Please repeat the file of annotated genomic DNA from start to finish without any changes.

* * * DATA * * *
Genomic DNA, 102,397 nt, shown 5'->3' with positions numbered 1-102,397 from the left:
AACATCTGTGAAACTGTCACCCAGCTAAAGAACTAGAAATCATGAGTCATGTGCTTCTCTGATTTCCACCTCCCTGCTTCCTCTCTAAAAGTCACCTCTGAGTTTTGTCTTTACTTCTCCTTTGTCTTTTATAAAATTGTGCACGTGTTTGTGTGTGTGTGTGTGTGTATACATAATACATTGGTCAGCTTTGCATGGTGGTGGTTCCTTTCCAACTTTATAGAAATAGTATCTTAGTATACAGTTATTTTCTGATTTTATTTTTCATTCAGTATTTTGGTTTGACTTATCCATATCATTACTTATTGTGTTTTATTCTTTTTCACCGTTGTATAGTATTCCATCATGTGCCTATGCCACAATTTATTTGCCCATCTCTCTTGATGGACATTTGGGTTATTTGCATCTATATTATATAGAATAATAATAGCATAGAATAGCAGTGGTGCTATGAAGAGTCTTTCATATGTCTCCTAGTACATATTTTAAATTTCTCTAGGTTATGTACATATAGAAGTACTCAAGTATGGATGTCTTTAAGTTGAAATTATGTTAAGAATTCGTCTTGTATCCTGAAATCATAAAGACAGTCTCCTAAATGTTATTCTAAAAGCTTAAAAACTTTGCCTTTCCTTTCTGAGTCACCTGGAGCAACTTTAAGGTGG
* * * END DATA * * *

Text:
Genomic DNA, 102,397 nt, shown 5'->3' with positions numbered 1-102,397 from the left:
AACATCTGTGAAACTGTCACCCAGCTAAAGAACTAGAAATCATGAGTCATGTGCTTCTCTGATTTCCACCTCCCTGCTTCCTCTCTAAAAGTCACCTCTGAGTTTTGTCTTTACTTCTCCTTTGTCTTTTATAAAATTGTGCACGTGTTTGTGTGTGTGTGTGTGTGTATACATAATACATTGGTCAGCTTTGCATGGTGGTGGTTCCTTTCCAACTTTATAGAAATAGTATCTTAGTATACAGTTATTTTCTGATTTTATTTTTCATTCAGTATTTTGGTTTGACTTATCCATATCATTACTTATTGTGTTTTATTCTTTTTCACCGTTGTATAGTATTCCATCATGTGCCTATGCCACAATTTATTTGCCCATCTCTCTTGATGGACATTTGGGTTATTTGCATCTATATTATATAGAATAATAATAGCATAGAATAGCAGTGGTGCTATGAAGAGTCTTTCATATGTCTCCTAGTACATATTTTAAATTTCTCTAGGTTATGTACATATAGAAGTACTCAAGTATGGATGTCTTTAAGTTGAAATTATGTTAAGAATTCGTCTTGTATCCTGAAATCATAAAGACAGTCTCCTAAATGTTATTCTAAAAGCTTAAAAACTTTGCCTTTCCTTTCTGAGTCACCTGGAGCAACTTTAAGGTGG